There have been a lot of promises like that. You talk about the refugees. I’ll tell you straight up during the election campaign, before we made our commitment in the NDP to bringing in 10,000 before the end of the year, we talked to the top experts. We talked to the top academics. We looked at what the United Nations was asking of Canada. We talked to NGOs. They all said it’s extremely ambitious, but 10,000 is plausible between now and the end of the year.

The next day the Liberals held a press conference to attack us. What a bunch of chisellers. Ten thousand–we can do 25,000 by the end of the year! Barely a couple of days after the [Trudeau government’s] swearing-in they said, “Oh, by the way, 25,000 is totally unrealistic, maybe 10,000.”

Lo and behold, that’s exactly what we had said. That part can be a bit frustrating. But we have to get back to the good part which is we’re very happy that Canada is playing a role in receiving Syrian refugees, something that Stephen Harper had been abysmal at.

I know you’ve been asked about your position as NDP leader a number of times, but let me ask again. Firstly, are you absolutely determined to stay on as leader? Secondly, was there ever a moment in the days or weeks after the election that you wavered on that?

There are moments, when I’m talking sometimes to a defeated colleague, who I would still love to have standing shoulder-to-shoulder with me in the House of Commons. I feel that weight on my shoulders. I know I’m the only person responsible. I’m the party leader.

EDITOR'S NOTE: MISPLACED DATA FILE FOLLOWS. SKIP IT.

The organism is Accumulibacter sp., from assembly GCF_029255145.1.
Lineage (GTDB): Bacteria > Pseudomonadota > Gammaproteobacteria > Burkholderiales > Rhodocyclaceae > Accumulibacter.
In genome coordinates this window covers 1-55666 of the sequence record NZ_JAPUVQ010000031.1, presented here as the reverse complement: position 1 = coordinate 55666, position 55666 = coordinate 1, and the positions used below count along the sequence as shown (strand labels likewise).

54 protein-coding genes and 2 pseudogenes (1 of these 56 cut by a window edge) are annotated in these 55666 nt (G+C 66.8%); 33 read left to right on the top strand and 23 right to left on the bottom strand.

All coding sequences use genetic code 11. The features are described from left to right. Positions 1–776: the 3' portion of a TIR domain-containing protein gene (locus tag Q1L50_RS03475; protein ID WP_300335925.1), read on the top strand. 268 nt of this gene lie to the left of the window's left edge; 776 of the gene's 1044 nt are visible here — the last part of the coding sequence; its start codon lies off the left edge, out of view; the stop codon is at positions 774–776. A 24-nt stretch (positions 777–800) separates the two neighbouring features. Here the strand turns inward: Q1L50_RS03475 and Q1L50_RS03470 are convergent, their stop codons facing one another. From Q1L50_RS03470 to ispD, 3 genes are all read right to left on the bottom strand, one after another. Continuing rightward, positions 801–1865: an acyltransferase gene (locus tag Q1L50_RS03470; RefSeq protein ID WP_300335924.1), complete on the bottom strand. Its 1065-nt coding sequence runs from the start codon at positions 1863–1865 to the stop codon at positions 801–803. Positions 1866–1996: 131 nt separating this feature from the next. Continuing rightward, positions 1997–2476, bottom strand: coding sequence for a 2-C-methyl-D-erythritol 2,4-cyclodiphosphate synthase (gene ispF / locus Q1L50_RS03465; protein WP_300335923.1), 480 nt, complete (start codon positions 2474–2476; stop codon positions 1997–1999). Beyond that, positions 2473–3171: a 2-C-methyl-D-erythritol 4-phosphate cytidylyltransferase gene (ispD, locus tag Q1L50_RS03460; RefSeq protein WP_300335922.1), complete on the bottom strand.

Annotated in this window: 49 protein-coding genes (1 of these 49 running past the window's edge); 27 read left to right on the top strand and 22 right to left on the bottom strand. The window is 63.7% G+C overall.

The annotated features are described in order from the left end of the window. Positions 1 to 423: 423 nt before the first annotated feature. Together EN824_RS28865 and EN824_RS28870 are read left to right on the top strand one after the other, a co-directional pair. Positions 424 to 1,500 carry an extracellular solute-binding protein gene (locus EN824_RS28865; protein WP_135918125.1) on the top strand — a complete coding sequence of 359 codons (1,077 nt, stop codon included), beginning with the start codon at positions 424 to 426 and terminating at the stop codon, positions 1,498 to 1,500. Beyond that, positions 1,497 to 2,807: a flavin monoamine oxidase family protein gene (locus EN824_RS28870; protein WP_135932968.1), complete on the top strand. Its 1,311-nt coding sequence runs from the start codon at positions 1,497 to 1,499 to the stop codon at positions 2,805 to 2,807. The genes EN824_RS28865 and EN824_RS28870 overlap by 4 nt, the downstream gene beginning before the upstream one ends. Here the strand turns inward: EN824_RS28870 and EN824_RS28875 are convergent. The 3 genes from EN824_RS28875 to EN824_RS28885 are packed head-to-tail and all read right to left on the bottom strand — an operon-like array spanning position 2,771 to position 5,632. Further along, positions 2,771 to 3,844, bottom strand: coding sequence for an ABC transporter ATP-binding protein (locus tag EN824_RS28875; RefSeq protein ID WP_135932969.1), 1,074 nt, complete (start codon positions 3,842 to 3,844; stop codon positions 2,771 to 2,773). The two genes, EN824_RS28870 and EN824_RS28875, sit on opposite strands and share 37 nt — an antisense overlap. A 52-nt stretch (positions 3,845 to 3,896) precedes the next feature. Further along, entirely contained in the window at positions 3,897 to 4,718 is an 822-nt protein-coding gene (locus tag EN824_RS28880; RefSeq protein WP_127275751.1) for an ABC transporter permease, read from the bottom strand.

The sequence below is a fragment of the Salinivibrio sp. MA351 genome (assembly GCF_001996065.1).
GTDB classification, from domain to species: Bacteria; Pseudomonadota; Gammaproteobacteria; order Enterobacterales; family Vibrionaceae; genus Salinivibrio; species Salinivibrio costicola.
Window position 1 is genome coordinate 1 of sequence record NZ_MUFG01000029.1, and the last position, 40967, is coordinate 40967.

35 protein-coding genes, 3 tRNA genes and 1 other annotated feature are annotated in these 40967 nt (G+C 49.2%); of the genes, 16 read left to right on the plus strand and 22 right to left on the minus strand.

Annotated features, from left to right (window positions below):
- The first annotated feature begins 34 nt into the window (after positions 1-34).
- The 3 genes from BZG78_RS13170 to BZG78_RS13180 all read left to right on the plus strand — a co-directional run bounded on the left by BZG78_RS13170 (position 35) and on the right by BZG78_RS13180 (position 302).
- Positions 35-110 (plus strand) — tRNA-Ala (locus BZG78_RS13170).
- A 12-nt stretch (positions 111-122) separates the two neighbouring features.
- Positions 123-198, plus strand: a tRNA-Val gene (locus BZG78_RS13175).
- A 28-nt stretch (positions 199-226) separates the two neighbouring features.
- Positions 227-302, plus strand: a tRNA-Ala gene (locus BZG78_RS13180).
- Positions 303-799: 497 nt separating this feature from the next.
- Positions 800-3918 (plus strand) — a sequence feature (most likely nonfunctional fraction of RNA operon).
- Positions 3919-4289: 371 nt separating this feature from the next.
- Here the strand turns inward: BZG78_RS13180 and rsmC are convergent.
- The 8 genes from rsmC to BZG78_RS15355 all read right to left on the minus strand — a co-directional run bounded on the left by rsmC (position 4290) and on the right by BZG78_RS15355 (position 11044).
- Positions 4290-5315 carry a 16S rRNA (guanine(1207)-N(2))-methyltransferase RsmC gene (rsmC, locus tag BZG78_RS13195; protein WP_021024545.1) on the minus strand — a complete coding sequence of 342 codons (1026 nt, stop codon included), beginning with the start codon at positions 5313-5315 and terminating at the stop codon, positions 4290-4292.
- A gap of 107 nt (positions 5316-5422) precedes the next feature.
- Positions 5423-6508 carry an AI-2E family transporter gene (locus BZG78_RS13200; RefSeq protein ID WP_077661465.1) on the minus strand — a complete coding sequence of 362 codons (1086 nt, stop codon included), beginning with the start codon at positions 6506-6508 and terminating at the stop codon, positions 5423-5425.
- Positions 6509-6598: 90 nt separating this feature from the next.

The short answer to your first question is, since the day of the election, despite my sadness at the result knowing that we came up short, you know what? We’re the New Democratic Party and in the end it’s up to the members. I continue to work hard and tirelessly across Canada.


How Tom Mulcair plans to oppose Trudeau’s Liberals

  1. Mulcair hold him accountable for every issue he brings up.Cracks are showing up in the Liberals policies.

    • “Cracks”? Don’t you mean “gaping fissures are showing up in the Liberals’ policies?

      The mainstream media always spun Harper’s actions or lack there of in the worst possible way. They’ve inverted so far, and are spinning the Trudeau’s governments failure after failure in the best possible light, even attempting to explain their policies, when they themselves can’t.

      But at some point the media will not even be able to save the Trudeau government from itself without losing credibility.

      • Thanks, I also like your comment as it does go further in explanation of what we are facing.

  2. “… we talked to the top experts. We talked to the top academics. We looked at what the United Nations was asking of Canada. We talked to NGOs. They all said it’s extremely ambitious, but 10,000 is plausible between now and the end of the year.”

    This sounds suspiciously like evidence based policy making on the part of the NDP. Trudeau and the LPC promised us this, and apparently tossed that promise out the window when it became inconvenient. Sigh.

    • The point that matters is that the number of asylum seekers had no bearing on the result of the election (strategic voting) … but it may next time.

    • Mulcair asked the U.N. what they were asking of Canada. Who, or what, is the U.N., some kind of expert? Mulcair is thinking like a global citizen–like someone who has already bought into the U.N.’s Agenda 21–their agenda for the 21st century.

      Mulcair should have been asking, “What is good for Canada”? He should have been thinking like a potential leader of a great nation, not a subservient puppet of the U.N. Who gives the U.N. their power, anyway? I can’ t see that the U.N. has been effective in anything they do–especially the hoax pertetrated by the IPCC on climate change.